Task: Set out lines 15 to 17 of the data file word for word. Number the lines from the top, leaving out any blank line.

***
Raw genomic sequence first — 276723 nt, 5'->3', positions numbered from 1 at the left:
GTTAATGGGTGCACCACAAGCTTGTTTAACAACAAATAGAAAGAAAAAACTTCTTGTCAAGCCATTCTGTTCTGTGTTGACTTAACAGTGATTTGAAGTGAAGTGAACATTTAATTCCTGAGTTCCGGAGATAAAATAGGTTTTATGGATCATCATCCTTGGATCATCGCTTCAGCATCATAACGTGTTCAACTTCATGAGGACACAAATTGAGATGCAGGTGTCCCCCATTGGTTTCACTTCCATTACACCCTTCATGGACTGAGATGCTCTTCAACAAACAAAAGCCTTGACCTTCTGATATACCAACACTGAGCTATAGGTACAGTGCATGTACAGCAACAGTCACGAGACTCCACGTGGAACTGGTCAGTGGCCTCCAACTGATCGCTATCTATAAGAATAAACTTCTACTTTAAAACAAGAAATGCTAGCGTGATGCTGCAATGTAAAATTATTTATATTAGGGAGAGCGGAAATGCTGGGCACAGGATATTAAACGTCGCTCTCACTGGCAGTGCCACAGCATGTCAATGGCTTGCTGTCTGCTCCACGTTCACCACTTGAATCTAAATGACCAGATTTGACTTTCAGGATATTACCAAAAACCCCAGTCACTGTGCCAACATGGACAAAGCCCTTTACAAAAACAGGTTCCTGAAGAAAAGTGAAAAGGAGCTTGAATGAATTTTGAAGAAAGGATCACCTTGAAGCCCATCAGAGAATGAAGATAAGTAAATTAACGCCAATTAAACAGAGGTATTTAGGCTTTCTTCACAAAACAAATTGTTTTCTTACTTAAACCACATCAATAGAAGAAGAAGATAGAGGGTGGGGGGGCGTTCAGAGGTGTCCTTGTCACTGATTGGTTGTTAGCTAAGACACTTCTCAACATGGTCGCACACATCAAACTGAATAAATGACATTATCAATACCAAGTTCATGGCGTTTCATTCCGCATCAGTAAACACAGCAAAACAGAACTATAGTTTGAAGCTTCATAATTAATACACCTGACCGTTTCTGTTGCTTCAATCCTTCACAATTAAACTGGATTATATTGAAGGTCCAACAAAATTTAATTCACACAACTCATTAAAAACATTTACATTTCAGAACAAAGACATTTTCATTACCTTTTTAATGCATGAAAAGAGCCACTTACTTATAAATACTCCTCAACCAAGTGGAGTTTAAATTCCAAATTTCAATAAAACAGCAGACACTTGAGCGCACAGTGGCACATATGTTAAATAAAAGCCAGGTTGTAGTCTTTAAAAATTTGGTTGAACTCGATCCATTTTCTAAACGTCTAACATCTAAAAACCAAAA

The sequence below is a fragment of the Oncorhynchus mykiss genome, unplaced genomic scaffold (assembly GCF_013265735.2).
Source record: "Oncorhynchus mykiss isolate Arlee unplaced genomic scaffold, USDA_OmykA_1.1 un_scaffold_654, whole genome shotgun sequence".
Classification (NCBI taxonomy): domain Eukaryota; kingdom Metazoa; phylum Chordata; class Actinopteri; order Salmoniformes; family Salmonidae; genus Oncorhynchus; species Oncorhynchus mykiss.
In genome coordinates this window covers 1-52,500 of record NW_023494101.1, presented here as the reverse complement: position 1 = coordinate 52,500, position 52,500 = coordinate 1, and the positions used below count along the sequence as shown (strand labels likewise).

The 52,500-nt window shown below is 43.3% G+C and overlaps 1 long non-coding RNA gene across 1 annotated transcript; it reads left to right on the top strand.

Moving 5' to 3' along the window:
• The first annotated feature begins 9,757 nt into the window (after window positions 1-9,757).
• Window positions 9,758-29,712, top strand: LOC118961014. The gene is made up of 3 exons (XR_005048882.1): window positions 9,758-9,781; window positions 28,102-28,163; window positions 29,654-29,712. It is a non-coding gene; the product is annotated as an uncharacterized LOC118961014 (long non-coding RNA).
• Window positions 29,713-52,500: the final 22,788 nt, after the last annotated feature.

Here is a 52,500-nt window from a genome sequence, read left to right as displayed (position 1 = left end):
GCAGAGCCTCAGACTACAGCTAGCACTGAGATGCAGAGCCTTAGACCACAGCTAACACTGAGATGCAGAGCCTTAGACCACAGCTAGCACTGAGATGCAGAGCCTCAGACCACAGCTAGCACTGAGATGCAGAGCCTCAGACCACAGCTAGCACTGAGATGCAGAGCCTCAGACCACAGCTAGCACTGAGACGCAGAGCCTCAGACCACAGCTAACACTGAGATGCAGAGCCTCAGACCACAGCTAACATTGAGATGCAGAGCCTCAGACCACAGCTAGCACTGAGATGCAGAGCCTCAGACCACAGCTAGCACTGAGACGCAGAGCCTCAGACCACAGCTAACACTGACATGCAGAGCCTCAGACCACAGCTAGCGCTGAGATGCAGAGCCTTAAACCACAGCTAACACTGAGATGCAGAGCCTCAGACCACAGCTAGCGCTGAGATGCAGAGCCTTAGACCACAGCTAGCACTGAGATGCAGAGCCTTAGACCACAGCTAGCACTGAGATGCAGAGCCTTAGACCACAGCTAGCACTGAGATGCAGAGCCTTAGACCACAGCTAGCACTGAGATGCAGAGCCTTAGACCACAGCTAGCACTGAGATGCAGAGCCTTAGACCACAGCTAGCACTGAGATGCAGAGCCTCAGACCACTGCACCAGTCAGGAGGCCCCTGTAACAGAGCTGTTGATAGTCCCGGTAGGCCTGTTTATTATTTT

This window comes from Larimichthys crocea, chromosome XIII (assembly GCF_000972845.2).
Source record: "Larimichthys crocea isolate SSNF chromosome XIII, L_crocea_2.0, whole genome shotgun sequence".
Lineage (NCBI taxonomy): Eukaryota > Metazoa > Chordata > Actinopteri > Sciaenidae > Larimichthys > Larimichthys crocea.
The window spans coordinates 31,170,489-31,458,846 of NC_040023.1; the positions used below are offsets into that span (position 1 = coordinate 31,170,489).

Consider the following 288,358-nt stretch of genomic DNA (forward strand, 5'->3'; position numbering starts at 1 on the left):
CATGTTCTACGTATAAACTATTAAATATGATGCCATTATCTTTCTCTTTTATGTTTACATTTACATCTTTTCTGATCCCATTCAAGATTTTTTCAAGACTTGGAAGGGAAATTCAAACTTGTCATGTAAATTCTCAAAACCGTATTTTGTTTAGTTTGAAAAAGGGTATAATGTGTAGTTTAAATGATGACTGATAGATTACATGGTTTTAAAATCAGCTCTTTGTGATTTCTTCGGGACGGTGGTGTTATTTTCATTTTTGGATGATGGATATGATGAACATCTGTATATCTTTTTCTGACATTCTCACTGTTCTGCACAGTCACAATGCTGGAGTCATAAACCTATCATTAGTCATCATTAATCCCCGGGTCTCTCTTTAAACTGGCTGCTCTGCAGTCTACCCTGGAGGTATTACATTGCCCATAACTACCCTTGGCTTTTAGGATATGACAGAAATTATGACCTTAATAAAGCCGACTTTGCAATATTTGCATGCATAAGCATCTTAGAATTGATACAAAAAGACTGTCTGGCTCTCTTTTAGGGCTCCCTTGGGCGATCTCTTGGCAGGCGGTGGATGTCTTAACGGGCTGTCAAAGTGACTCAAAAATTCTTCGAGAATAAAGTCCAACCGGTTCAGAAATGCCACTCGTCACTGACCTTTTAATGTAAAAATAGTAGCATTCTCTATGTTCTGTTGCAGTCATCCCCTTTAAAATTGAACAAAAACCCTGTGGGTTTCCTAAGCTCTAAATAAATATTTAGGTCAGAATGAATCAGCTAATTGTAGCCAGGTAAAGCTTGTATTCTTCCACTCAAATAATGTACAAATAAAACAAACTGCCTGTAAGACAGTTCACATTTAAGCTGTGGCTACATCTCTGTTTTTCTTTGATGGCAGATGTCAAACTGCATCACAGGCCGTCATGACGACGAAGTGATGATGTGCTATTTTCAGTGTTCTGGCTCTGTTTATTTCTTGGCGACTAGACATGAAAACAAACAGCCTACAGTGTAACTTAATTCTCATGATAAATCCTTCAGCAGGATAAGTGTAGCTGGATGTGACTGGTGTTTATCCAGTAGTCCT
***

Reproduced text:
Source record: "Larimichthys crocea isolate SSNF chromosome XIII, L_crocea_2.0, whole genome shotgun sequence".
Lineage (NCBI taxonomy): Eukaryota > Metazoa > Chordata > Actinopteri > Sciaenidae > Larimichthys > Larimichthys crocea.
The window spans coordinates 31,170,489-31,458,846 of NC_040023.1; the positions used below are offsets into that span (position 1 = coordinate 31,170,489).